Everyone is fretting about the Canadian house price bubble and the mountain of debt it generates – from the IMF on down to the regular Canadian. Now even the Bank for International Settlement (BIS) and the Organization for Economic Co-operation and Development (OECD) warn about the risks.
Every city has its own housing market, and some aren’t so hot. But in Vancouver and Toronto, all heck has broken loose in recent years.
In Vancouver, for example, even as sales volume plunged 45% in August from a year ago – under the impact of the new 15% transfer tax aimed at Chinese non-resident investors – the “benchmark” price of a detached house soared by 35.8%, of an apartment by 26.9%, and of an attached house by 31.1%. Ludicrous price increases!
In Toronto, a similar scenario has been playing out, but not quite as wildly. In both cities, the median detached house now sells for well over C$1 million. Even the Bank of Canada has warned about them, though it has lowered rates last year to inflate the housing market further – instead of raising rate sharply, which would wring some speculative heat out of the system. But no one wants to deflate a housing bubble.
During the Financial Crisis, when real estate prices in the US collapsed and returned, if only briefly, to something reflecting the old normal, Canadian home prices barely dipped before re-soaring. And this has been going on for years and years and years.
The OECD in its Interim Economic Outlook warned:
Over recent years, real house prices have been growing at a similar or higher pace than prior to the crisis in a number of countries, including Canada, the United Kingdom, and the United States. The rise in real estate prices has pushed up price-to-rent ratios to record highs in several advanced economies.
Canada stands out. Even on an inflation-adjusted basis, Canadian home prices have long ago shot through the roof. The OECD supplied this bone-chilling chart. The top line (orange) represents Canadian house price changes, adjusted for inflation:
In the US, several national indices have now exceeded the crazy prices of the Housing Bubble that started blowing up in 2006. In some cities, the median price has shot way past the prior bubble highs – in San Francisco, by over 50%! But other cities have lagged behind, and the national averages paper over the local bubbles.
In Canada, real estate is more concentrated. The Canadian market is about one-tenth the size of the US market. But the two largest local markets, Toronto and Vancouver, together make up 54% of the Teranet National Bank House Price Index. So when these two local bubbles begin to deflate – or implode – they will create enormous havoc across Canada.
Real estate is highly leveraged. It’s funded with debt. Many folks cite down-payment requirements in rationalizing why the Canadian market cannot implode, and why, if it does implode, it won’t pose a problem for the banks. However, an entire industry has sprung up to help homebuyers get around the down-payment requirements.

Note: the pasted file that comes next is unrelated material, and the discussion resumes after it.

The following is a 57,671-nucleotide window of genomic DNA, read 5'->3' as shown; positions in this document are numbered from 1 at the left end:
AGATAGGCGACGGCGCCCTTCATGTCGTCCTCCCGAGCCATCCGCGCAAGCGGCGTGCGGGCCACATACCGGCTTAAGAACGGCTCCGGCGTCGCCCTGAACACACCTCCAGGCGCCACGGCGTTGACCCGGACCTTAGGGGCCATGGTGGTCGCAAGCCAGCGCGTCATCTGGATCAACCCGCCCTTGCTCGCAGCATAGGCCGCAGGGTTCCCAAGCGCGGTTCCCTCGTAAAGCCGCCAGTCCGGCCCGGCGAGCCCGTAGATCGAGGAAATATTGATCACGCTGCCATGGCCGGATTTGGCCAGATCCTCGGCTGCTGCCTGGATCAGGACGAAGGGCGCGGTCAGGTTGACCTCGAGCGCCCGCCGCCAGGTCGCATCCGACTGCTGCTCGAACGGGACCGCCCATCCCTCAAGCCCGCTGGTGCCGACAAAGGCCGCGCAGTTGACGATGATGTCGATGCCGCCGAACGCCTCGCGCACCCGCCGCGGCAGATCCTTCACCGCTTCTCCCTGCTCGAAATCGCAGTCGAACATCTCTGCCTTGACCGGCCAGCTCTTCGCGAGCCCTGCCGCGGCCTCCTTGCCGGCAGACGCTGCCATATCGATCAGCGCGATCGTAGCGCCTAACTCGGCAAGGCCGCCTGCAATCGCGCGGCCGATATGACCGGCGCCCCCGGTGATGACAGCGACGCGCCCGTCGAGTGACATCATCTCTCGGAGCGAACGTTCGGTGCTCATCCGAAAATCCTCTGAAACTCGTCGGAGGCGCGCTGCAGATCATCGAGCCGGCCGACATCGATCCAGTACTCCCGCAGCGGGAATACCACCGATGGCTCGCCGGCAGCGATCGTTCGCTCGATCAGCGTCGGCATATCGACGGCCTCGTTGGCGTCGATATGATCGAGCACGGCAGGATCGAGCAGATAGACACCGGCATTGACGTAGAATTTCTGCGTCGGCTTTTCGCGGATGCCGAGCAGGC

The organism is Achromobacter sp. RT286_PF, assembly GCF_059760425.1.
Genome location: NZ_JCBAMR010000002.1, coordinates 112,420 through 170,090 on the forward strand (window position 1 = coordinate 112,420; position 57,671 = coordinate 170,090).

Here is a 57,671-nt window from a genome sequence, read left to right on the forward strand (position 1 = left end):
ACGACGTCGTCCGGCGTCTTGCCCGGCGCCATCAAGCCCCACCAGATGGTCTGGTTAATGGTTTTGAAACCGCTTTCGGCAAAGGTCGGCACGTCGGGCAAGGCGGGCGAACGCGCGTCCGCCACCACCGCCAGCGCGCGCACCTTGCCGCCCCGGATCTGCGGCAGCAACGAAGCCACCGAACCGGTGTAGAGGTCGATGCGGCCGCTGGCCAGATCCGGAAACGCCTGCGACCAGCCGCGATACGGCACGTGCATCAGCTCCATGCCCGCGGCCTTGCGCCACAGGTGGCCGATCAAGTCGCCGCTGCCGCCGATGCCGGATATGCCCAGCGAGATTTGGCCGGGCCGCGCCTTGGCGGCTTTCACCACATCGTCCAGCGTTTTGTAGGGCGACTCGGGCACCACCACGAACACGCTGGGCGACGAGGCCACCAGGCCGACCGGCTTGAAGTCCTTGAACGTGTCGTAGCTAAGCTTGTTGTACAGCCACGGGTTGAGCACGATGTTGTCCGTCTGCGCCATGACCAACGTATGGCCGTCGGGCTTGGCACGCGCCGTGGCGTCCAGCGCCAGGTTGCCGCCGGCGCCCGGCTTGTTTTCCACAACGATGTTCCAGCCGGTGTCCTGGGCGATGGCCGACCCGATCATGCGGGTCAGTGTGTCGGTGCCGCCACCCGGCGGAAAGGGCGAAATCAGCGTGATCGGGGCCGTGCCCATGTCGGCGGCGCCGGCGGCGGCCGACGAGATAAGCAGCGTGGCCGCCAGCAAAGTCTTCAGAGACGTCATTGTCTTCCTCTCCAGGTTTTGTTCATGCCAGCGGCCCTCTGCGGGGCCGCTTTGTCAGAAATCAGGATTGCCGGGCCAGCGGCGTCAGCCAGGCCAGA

So household debt has been piling up for years, driven by mortgage debt. Statistics Canada reported two weeks ago that the ratio of household debt to disposable income has jumped to another record in the second quarter, to a breath-taking 167.6%:
The BIS now too, in its Quarterly Review, jumped on the bandwagon of issuing ineffectual warnings about this pile of debt, fingering particularly China – and in the same breath Canada:
According to the BIS early warning indicators, which are intended to capture financial overheating and potential financial distress over medium-term horizons, credit growth continues to be unusually high relative to GDP in several Asian economies as well as in Canada.
Estimated debt service ratios, which attempt to capture principal and interest payments relative to income, appear to be at manageable levels at current interest rates for most countries, although they point to potential concerns in Brazil, Canada, China, and Turkey.
The BIS developed a metric – the “credit-to-GDP gap” – that compares current credit levels to long-term trends and serves as an early warning indicator for financial crises.
Everyone wants to know when the next financial crisis happens. It will happen, but once again, it will surprise the economic establishment because, in the eloquent words of the BIS, debts always “appear to be at manageable levels” – until suddenly, they’re not.
The country with the highest credit-to-GDP gap is China (30.1), and the second highest is Canada (12.1). When it comes to debt creation, it’s not a good idea to be mentioned in the same breath with China. Turkey (9.6) is next in line. Then Mexico (8.8). And Brazil (4.6). Oh, and Australia (4.4)! So housing-bubble Canada is in excellent company!
The only saving grace is the permanently near-zero-interest-rate environment. Because that’s what it takes to keep this thing from deflating, according to the BIS, and even then there are “concerns.” But these countries, particularly Canada, are going to be in trouble when rates rise even a little.
So have central banks painted themselves and their entire bailiwicks into a corner with their ingenious emergency policies that have been dragging on for eight years? You bet. Is there a way out? Nope. Not a good one, at least. It’s just a question of when and how – and who gets to pay.